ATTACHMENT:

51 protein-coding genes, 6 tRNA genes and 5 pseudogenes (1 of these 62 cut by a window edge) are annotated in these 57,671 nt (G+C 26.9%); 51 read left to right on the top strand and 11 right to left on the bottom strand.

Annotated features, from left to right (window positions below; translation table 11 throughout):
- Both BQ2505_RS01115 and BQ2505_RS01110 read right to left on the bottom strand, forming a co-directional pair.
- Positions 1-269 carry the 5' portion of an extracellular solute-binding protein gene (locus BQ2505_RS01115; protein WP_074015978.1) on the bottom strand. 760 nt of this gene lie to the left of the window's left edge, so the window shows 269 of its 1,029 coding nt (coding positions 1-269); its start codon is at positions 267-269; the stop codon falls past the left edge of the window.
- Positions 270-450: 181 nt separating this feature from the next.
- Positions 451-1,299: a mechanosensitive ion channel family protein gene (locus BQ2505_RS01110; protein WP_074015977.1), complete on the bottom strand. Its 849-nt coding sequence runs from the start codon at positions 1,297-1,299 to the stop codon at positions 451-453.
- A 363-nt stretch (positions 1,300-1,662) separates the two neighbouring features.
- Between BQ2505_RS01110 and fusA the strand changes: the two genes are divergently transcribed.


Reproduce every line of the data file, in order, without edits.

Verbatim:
51 protein-coding genes, 6 tRNA genes and 5 pseudogenes (1 of these 62 cut by a window edge) are annotated in these 57,671 nt (G+C 26.9%); 51 read left to right on the top strand and 11 right to left on the bottom strand.

Annotated features, from left to right (window positions below; translation table 11 throughout):
- Both BQ2505_RS01115 and BQ2505_RS01110 read right to left on the bottom strand, forming a co-directional pair.
- Positions 1-269 carry the 5' portion of an extracellular solute-binding protein gene (locus BQ2505_RS01115; protein WP_074015978.1) on the bottom strand. 760 nt of this gene lie to the left of the window's left edge, so the window shows 269 of its 1,029 coding nt (coding positions 1-269); its start codon is at positions 267-269; the stop codon falls past the left edge of the window.
- Positions 270-450: 181 nt separating this feature from the next.
- Positions 451-1,299: a mechanosensitive ion channel family protein gene (locus BQ2505_RS01110; protein WP_074015977.1), complete on the bottom strand. Its 849-nt coding sequence runs from the start codon at positions 1,297-1,299 to the stop codon at positions 451-453.
- A 363-nt stretch (positions 1,300-1,662) separates the two neighbouring features.
- Between BQ2505_RS01110 and fusA the strand changes: the two genes are divergently transcribed.